But often, as Mel explains, the retreat is about so much more than advice. “Between walks in nature, yoga, a beautiful location, support, and good community time people build lifelong friendships. It’s also a chance for people to connect and to stay in touch as they each go through different stages of the aftermath of a divorce”.
Emily experienced a similar retreat in Wales six months ago.
“It was like we were all ready to go bravely into this new single life but didn’t know how. Then there were some others that were further along the road who could tell us what had worked and not worked for them. It was really eye-opening. Plus, I didn’t feel like the only person in the world who got divorced anymore”.
When everyone around you seems to be in loving relationships, it can be lonely to feel like you are the odd one out. Emily says that she stayed in touch with her group. “We formed a WhatsApp group and some of us even go on single holidays together. The retreat helped me find a new kind of community”
Barbara Byrne, who runs the Irish retreats alongside Mel Murphy, found solace herself in spending time in nature. “It’s the gift of time just for you. We wanted to encourage and support men and women who have experienced the stress, pain and loss experienced before, during and after relationship breakdown, separation or divorce.
We have both been through the experience and understand the traumatic impact, which can leave you feeling lost, lonely and in a very different position to your friends and family. On the outside looking in and unsure of how to move forward in your life and how to live this life you are possibly unsure of.”
Mel believes that jumping back into dating after divorce isn’t easy. She says the important thing is to rebuild confidence again, before considering meeting Mr or Miss Right.
“Whether you are the one instigating the separation or not, you will need to cope with a lot of change- change in family dynamics, change in financial situation, change in relationships with family and friends, even a change in relationship with your children.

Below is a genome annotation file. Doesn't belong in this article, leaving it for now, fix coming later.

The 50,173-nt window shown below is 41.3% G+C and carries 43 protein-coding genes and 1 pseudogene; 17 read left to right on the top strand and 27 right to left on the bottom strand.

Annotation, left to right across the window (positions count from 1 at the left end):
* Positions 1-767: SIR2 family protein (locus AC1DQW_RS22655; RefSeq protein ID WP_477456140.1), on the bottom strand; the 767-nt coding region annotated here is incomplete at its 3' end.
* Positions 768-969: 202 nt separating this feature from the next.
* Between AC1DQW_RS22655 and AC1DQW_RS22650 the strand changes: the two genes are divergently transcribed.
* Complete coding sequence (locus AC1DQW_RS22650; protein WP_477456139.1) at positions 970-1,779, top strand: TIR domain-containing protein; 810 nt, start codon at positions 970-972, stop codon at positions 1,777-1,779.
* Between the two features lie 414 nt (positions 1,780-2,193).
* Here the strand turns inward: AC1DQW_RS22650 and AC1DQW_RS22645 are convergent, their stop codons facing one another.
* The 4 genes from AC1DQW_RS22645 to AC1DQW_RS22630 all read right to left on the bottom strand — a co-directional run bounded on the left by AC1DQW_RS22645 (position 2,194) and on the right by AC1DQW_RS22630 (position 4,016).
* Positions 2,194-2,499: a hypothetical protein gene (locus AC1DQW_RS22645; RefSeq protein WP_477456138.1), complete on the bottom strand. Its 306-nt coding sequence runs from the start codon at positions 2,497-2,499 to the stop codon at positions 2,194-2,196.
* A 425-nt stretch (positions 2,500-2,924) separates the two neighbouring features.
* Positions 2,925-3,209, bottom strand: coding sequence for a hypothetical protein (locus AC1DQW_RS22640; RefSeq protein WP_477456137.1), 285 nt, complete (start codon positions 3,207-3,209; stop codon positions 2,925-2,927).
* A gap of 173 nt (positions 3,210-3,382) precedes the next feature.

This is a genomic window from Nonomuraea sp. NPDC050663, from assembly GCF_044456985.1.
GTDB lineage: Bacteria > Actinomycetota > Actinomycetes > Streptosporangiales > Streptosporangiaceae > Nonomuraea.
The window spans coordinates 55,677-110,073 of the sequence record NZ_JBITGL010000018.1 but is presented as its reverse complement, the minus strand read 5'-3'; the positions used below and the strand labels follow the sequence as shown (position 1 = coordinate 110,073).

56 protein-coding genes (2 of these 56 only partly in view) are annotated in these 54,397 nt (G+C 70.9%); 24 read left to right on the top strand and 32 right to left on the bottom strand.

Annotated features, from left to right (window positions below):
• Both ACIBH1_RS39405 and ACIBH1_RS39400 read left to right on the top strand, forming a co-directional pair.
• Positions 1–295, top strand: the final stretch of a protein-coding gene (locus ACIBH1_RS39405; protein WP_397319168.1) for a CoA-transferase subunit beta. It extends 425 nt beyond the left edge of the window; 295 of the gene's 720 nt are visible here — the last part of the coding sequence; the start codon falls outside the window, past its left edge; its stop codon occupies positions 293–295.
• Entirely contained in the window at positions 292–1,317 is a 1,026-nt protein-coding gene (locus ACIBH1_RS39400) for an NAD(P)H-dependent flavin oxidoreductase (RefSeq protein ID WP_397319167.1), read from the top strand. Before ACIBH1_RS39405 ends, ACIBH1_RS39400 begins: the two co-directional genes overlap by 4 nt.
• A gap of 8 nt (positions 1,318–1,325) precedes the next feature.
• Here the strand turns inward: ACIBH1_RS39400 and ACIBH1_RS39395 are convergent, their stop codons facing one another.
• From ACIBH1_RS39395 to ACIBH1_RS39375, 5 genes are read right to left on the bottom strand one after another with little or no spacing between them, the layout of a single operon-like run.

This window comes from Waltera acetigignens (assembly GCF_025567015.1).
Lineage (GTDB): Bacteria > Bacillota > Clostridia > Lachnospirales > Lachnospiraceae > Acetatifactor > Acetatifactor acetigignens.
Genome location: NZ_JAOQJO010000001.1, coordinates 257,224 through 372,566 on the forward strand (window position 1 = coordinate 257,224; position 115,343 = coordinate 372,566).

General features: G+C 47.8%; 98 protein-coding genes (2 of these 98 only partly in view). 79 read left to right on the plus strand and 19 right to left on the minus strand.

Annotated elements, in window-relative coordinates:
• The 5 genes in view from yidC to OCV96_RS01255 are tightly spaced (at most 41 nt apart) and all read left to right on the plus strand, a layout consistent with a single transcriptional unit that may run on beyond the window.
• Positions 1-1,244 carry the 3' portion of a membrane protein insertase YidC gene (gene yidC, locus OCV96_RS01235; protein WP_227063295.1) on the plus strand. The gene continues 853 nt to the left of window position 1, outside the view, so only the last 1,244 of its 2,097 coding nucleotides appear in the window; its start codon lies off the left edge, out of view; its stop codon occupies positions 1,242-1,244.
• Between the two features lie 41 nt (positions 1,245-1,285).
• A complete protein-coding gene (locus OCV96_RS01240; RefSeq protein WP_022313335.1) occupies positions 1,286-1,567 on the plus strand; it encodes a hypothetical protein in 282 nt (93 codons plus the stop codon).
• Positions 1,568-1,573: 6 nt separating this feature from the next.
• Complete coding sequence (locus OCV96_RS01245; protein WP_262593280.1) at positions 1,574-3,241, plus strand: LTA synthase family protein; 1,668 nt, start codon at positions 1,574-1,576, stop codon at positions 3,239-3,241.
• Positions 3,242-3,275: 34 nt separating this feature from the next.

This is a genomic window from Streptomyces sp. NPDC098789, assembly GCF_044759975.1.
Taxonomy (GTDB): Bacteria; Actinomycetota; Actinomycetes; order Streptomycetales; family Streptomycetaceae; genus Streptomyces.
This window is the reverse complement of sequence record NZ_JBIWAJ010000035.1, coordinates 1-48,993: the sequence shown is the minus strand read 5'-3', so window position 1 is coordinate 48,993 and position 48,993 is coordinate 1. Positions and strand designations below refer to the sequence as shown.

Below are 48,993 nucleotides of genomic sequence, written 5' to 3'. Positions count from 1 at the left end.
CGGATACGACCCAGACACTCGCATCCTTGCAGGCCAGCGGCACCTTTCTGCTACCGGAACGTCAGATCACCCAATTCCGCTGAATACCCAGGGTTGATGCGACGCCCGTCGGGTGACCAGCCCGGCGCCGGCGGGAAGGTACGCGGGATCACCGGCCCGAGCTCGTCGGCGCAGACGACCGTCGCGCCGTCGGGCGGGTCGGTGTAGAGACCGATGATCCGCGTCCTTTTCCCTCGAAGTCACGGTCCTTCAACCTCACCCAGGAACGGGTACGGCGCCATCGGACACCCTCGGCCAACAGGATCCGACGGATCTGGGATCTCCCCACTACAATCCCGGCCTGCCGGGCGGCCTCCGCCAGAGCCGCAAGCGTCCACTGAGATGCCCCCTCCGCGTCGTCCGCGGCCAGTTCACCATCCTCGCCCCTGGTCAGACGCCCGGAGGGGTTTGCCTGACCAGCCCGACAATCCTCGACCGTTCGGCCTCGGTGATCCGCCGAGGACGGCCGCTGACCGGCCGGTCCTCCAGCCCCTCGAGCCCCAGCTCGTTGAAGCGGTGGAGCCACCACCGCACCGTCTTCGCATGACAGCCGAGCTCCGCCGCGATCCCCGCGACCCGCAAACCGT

Any one change in these is difficult enough, for them to be happening at the same time is often overwhelming. The whole family unit will go through the Grief Cycle which comes from the grief of losing the Forever After Dream/ Perfect Family Dream- Denial, anger, bargaining, depression and finally acceptance. Each spouse and child will be at different stages of the grief cycle which can aggravate communication and it will be important to be very patient with each other.
Make a list of your ‘favourite things’ that keep you happy- from walk’n’talks in nature with friends, to tag rugby, bubble baths to fishing, baking bread to your favourite takeout, whatever helps you unwind and stay calm, and plan to fit thee into your weekly schedule to stay positive during this turbulent time.
Finally, whether you find a way to salvage your relationship, or choose to separate, taking time to understand your legal options, get your finances in order, work on your relationship with your partner and your children, and generally taking those first tentative steps to put your life in order will help make the process easier whichever direction you choose. Just know there is light at the end of the tunnel, ‘this too shall pass’, and life will go on for all of you in your ‘new normal’.”
This article was originally published in September 2022